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    Kabuki: Japanese Theatre Prints

    £14.99
    Exhibition catalog giving highlights of National Museum Scotland's collection of nineteenth century Japanese woodblock prints featuring kabuki performances - a combination of drama, dance, music, and acrobatics.
    ISBN: 9781905267897
    AuthorRosina Buckland
    Pub Date14/10/2013
    BindingPaperback
    Pages144
    Availability: In Stock

    The blend of music, dance, acrobatics and fantastic costuming called Kabuki has been a major theatrical form in Japan for nearly 400 years. Their greatest artists depicted the famous Kabuki actors, and by the 19th century thousands of these woodblock prints were themselves a form of entertainment, much like magazines and posters came to be in our modern age. As the craze for Japanese art and design in Europe peaked in the 19th century, National Museums Scotland was able to acquire about 4,000 of these splendid prints. They are by Japan's most celebrated artists - all of whom are represented in this book - Utagawa Kunisada, Utagawa Kuninao, Utagawa Toyokuni, Utagawa Kuniyasu, Utagawa Kuniyoshi, Hokuei, Kunisada II, Toyohara Kunichika, and Adachi Ginko. It was published to coincide with an exhibition that opened in October of 2013 in Scotland and collectors of Japanese art as well as the general public will be enthralled by the images, most of which have never been seen before.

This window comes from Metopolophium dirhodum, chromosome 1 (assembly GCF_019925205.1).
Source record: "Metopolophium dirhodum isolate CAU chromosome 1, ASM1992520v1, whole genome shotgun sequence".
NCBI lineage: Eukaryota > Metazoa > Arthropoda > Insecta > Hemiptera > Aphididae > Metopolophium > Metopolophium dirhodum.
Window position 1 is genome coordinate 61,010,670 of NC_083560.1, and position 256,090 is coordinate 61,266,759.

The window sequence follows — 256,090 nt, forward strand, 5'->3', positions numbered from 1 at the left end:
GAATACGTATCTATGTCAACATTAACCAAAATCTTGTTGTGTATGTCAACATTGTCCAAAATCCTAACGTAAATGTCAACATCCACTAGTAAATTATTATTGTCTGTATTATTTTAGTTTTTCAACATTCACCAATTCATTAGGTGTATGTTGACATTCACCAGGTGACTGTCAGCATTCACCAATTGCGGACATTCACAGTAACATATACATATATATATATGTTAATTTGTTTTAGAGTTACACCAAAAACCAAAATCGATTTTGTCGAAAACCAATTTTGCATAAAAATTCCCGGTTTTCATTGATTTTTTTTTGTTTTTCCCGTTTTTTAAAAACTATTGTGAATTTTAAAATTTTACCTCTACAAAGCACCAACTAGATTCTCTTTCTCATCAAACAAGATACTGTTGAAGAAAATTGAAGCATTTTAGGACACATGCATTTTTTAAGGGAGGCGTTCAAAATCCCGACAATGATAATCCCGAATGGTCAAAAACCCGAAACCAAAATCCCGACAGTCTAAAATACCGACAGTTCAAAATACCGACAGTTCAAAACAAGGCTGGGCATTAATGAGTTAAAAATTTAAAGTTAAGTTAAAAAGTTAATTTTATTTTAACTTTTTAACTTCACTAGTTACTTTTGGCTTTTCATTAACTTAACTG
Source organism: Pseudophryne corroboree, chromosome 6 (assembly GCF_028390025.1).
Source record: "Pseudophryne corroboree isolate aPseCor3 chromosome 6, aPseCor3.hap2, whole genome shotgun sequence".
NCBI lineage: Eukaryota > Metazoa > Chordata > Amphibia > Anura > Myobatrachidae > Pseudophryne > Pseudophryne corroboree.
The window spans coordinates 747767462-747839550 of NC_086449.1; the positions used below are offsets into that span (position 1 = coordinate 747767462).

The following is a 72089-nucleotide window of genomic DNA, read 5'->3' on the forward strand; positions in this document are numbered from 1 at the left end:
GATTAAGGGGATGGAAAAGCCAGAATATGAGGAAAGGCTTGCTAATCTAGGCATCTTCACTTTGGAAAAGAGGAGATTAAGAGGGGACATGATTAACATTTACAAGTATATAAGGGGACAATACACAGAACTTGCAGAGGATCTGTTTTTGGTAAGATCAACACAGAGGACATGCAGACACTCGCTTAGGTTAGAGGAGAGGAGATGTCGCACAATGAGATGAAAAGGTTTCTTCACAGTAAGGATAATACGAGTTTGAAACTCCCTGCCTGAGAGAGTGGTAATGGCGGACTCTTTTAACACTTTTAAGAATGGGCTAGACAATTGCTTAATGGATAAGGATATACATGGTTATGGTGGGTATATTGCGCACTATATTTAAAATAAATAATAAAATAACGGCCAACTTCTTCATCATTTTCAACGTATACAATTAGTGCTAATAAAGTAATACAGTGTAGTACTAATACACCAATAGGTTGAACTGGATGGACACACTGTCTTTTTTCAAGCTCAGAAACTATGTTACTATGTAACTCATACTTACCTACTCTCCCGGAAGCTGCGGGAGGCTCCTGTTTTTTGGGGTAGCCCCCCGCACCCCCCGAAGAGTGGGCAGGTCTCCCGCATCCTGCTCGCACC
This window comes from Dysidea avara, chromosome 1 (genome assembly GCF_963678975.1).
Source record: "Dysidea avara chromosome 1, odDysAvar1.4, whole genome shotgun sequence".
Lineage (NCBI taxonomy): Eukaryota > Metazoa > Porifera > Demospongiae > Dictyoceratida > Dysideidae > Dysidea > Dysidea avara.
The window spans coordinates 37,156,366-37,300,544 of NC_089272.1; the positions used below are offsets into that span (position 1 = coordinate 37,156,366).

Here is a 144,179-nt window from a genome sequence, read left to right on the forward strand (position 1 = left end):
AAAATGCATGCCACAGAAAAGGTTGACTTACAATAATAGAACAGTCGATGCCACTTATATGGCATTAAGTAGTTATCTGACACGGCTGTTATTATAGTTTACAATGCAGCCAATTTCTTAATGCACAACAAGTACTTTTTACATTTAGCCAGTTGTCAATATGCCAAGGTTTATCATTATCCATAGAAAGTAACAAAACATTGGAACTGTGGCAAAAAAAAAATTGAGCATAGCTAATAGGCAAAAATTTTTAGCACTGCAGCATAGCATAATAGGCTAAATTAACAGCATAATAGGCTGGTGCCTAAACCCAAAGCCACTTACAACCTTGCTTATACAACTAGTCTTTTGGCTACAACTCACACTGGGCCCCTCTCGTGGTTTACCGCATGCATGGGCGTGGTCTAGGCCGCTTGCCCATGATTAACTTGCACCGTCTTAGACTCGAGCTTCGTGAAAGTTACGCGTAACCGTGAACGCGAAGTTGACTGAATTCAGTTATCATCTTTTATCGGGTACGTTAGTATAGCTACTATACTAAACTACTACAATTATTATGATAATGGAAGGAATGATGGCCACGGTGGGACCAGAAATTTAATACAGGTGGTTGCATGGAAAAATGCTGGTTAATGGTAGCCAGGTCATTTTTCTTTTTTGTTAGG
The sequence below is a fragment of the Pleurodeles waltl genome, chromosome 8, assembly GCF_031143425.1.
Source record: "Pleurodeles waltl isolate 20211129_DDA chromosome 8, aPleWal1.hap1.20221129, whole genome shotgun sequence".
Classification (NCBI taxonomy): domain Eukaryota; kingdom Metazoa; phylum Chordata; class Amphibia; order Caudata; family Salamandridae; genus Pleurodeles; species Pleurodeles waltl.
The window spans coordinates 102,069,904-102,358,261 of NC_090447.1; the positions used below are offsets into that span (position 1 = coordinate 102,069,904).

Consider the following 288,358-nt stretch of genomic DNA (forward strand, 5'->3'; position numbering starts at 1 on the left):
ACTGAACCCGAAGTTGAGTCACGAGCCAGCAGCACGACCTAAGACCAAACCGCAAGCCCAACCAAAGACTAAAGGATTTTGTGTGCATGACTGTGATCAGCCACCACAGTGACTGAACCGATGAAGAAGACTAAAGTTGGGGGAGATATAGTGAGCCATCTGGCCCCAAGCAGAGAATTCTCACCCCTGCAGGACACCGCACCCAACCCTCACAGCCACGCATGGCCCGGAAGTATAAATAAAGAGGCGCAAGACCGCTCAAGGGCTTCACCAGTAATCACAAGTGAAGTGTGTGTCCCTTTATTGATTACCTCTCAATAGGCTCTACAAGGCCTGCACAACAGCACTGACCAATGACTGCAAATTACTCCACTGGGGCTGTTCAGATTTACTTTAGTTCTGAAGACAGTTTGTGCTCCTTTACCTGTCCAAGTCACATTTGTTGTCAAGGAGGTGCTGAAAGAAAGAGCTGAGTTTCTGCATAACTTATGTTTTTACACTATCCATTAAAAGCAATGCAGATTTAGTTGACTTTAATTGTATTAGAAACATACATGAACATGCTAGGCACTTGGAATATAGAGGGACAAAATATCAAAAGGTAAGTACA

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    The blend of music, dance, acrobatics and fantastic costuming called Kabuki has been a major theatrical form in Japan for nearly 400 years. Their greatest artists depicted the famous Kabuki actors, and by the 19th century thousands of these woodblock prints were themselves a form of entertainment, much like magazines and posters came to be in our modern age. As the craze for Japanese art and design in Europe peaked in the 19th century, National Museums Scotland was able to acquire about 4,000 of these splendid prints. They are by Japan's most celebrated artists - all of whom are represented in this book - Utagawa Kunisada, Utagawa Kuninao, Utagawa Toyokuni, Utagawa Kuniyasu, Utagawa Kuniyoshi, Hokuei, Kunisada II, Toyohara Kunichika, and Adachi Ginko. It was published to coincide with an exhibition that opened in October of 2013 in Scotland and collectors of Japanese art as well as the general public will be enthralled by the images, most of which have never been seen before.